The common goal of all marketers is to gain email addresses from web visitors. Unlike social media or search engines, which have a company standing between you and your visitor, email is a direct connection to the customer. Because of this, crafting emails that drive traffic to your site is high on the list of priorities.
Of course, driving traffic from email depends on open rates. Find out how to increase your email open rate with these nine key factors.
1. Keep Subscribers Engaged
It’s important to send your subscribers regular emails to be sure that your list stays fresh. However, you can still lose some of your email list over time. People may change emails or lose interest in your brand overall. Because of this, it’s smart to remove inactive subscribers regularly.
You can still give them one last chance to re-engage before you remove them from your list. This can be accomplished a number of ways. It’s reakky just an email asking your subscriber to engage with you before purging them from your list. Anyone who responds, stays. Everyone else gets purged.
You can also check in with your subscriber list periodically to see if they want to update their information. This reminds them that they’re still in control of how they interact. This builds a more personal connection and encourages them to engage.
Finally, you can try to re-engage your list by conducting a survey to rate their satisfaction and gain some insight. Offering an incentive, such as a free gift, encourages their engagement. It also gives you valuable information to keep them satisfied.
2. Segment Your List
One of the most important factors in whether someone opens an email is deciding if it’s relevant to their needs. Segmentation is an easy way to accomplish this and be sure you’re not flooding your subscribers’ inboxes with emails that don’t apply to them.
Segmentation can be done a number of ways, but the best place to start is by tagging your subscribers’ behavior. For example, you want to send different types of emails to your repeat customers, first-time customers and future customers you’re nurturing.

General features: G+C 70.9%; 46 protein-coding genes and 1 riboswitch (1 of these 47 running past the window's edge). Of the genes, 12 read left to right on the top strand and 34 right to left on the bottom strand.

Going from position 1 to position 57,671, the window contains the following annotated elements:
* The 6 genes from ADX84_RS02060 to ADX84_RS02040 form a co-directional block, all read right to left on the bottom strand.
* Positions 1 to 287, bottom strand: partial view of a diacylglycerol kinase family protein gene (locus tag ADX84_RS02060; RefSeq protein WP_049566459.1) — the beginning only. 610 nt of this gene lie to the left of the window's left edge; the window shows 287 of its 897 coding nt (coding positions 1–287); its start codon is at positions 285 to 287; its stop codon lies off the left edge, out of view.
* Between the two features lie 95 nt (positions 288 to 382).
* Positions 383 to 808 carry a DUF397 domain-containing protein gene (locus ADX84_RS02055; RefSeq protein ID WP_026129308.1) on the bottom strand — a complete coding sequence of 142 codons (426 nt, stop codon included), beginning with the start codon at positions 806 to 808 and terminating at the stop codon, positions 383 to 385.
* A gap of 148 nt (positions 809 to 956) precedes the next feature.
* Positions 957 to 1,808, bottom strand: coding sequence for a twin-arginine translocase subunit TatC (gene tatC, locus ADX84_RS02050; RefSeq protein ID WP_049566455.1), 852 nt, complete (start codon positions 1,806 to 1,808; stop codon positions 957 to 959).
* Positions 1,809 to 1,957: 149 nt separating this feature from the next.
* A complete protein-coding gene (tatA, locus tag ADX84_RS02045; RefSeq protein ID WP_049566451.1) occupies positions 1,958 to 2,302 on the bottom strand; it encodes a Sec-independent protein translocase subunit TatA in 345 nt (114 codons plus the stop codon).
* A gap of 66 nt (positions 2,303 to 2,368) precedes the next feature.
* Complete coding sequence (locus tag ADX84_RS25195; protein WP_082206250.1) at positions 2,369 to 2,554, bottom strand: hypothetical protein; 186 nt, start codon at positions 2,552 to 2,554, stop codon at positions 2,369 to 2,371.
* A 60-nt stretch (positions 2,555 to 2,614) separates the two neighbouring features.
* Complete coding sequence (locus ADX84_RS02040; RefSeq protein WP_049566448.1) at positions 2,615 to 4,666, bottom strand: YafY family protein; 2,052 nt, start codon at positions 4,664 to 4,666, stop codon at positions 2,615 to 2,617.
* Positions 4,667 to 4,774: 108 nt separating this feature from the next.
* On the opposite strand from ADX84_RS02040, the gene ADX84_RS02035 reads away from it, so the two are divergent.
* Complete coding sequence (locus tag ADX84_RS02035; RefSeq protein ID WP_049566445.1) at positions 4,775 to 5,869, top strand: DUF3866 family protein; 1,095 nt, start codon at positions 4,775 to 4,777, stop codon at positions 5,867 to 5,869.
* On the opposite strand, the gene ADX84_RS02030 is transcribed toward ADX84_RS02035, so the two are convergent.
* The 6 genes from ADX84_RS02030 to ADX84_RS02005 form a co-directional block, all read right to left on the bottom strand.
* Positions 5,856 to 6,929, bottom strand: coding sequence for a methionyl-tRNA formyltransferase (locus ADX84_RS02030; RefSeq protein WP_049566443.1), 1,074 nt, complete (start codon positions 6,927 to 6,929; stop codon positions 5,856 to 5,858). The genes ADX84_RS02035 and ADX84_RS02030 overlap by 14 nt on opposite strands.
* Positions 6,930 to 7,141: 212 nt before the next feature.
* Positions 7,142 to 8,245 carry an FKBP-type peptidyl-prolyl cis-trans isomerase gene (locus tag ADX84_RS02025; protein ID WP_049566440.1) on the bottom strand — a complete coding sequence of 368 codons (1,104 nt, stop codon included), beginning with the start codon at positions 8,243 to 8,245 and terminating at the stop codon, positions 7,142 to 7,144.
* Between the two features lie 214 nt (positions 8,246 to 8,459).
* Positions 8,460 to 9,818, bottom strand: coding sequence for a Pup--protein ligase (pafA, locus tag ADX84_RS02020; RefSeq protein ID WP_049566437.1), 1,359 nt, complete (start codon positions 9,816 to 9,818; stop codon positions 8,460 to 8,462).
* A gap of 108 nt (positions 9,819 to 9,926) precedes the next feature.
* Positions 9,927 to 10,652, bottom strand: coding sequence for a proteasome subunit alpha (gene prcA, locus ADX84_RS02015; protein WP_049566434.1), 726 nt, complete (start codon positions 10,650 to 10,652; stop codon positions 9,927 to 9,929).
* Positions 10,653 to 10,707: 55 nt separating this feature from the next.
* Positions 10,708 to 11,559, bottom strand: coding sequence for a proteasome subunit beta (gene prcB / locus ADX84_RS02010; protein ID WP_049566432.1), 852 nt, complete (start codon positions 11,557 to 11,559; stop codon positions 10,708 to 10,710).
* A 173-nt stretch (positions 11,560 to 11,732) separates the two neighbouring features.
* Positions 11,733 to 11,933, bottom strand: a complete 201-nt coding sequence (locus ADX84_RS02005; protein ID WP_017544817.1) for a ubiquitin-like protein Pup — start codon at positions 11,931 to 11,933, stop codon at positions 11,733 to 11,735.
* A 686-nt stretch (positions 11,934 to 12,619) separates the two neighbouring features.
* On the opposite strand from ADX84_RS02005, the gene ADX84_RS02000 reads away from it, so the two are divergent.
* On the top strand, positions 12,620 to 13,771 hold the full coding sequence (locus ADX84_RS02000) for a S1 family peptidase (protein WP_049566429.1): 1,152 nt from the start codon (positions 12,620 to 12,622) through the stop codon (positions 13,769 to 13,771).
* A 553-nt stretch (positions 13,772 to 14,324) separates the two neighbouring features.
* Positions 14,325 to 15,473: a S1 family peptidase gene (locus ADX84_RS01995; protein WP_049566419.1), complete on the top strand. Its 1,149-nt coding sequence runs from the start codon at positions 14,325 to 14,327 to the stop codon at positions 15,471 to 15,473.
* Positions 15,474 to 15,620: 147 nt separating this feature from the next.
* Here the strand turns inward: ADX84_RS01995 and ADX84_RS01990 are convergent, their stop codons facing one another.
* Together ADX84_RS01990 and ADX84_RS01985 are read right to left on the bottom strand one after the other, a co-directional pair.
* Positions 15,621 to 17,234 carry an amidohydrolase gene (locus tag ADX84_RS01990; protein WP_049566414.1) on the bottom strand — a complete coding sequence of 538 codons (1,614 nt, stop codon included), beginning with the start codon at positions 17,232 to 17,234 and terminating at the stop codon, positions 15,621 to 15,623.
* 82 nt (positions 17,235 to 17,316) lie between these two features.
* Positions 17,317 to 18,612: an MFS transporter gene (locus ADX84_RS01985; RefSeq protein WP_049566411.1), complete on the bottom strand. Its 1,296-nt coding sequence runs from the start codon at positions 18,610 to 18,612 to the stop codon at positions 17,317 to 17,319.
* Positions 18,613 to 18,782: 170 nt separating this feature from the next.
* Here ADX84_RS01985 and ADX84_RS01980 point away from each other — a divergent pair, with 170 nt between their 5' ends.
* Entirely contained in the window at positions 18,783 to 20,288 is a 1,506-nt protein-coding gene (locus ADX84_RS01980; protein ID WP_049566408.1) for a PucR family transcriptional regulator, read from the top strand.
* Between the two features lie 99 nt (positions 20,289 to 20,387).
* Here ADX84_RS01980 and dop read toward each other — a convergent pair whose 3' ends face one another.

You may also want to create segments based on the types of products purchased, demographics, locations and other information, so you can tailor your emails to your customers’ needs and entice them to open.
3. Avoid Spam
Spam filters are becoming more and more refined, but it’s still possible to end up with your emails in the spam folder. If this happens, you can count on your email never being opened.
So, if you want to maximize the reach and engagement of your email list, you need to do all you can to avoid ending up in the spam folder. Here are some tips:
Be sure everyone on your list opted-in.
Send emails from an IP address that hasn’t been used for spam in the past.
Send using a verified domain.
Make sure your code is clean.
Personalize the “to” field of your email.
Take the time to show subscribers how to add your business to their address book to be sure they always get your emails.
Avoid sales language that’s likely to trigger spam filters.
Avoid deceptive subject lines.
Include a location.
Make sure it’s easy for your subscribers to unsubscribe as they wish.
4. Get the Timing Right
Timing has a big impact on whether your subscribers open your emails, so it’s worth the time and effort to test different timeframes and see what performs.
You can also take advantage of others’ research, such as MailChimp. Though the research is general, it can give you a great starting point for when your emails will have the most impact.
Overall, they found that no particular day is better than another, but during the week is better than the weekend. Morning is also better than afternoon, evening or late night, but that’s also dependent on the location, occupation and age of the subscriber, as well as the type of content being sent.
That’s where you come in. Think a little about your subscribers and what their normal routine might be, what type of content you’re sending and when you would be most likely to want to read your email.
5. Improve Your Subject Line
Subject lines are a significant factor in your email open rate, so they have to grab attention. Some businesses get lazy with their email marketing and copy the same subject line formula over and over, leading to bored subscribers and unopened emails.